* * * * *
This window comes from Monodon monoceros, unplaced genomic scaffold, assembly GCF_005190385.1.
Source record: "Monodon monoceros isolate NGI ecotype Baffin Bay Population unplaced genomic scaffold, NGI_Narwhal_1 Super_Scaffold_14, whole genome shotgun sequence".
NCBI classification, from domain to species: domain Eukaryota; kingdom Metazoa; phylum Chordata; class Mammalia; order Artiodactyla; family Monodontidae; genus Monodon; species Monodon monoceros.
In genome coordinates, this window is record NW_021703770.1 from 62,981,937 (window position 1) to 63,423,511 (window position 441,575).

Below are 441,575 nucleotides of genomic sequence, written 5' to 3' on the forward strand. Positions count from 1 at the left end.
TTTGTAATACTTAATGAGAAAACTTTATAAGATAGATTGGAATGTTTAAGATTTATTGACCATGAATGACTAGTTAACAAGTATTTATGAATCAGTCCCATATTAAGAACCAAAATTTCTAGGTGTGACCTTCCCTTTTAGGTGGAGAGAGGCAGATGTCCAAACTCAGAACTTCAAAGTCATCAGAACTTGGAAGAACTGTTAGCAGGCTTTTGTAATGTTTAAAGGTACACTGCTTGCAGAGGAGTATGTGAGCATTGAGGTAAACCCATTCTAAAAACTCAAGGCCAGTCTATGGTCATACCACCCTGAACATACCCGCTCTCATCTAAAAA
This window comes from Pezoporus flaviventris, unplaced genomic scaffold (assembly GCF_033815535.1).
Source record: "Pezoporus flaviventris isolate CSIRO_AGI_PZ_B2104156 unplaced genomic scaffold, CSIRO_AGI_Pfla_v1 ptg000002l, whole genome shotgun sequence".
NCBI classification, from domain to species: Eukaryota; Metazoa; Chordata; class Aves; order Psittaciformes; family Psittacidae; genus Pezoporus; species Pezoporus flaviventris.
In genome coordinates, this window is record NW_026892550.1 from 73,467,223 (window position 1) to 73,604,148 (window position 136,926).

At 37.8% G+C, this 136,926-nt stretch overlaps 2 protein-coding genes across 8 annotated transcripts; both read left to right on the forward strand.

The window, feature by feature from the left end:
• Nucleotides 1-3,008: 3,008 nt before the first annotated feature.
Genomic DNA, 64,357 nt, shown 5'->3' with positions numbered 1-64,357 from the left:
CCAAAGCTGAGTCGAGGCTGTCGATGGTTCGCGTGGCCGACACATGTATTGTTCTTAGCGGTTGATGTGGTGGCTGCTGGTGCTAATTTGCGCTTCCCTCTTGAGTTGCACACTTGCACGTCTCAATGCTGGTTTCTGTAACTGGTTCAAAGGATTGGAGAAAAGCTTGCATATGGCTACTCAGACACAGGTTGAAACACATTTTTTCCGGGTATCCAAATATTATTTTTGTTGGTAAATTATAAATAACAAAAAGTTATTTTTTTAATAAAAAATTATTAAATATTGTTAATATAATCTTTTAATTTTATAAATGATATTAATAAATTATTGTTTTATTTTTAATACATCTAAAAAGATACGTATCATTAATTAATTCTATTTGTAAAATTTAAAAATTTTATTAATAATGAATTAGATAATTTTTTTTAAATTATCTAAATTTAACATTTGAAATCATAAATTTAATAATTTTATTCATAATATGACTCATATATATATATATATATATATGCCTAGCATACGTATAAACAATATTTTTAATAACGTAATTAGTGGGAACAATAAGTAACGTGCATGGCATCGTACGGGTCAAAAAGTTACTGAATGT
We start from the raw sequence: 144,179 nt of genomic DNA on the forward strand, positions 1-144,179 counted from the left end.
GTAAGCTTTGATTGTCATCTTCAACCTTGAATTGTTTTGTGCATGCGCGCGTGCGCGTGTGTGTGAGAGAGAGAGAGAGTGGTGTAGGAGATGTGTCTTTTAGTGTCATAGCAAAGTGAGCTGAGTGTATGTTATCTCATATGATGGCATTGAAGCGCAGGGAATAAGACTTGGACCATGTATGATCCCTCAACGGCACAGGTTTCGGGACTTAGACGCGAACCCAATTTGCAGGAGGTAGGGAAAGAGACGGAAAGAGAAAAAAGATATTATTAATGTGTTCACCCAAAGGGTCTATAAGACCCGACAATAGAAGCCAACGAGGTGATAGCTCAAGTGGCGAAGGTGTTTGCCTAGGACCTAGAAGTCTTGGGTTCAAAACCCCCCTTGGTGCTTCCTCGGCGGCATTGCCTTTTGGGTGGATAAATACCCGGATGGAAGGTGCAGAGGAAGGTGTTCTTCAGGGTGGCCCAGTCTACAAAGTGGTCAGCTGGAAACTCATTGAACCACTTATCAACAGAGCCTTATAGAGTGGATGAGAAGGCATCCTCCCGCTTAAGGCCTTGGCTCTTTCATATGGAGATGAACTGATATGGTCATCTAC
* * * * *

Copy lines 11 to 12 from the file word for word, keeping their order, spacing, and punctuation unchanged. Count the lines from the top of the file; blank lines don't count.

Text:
At 37.8% G+C, this 136,926-nt stretch overlaps 2 protein-coding genes across 8 annotated transcripts; both read left to right on the forward strand.

The window, feature by feature from the left end: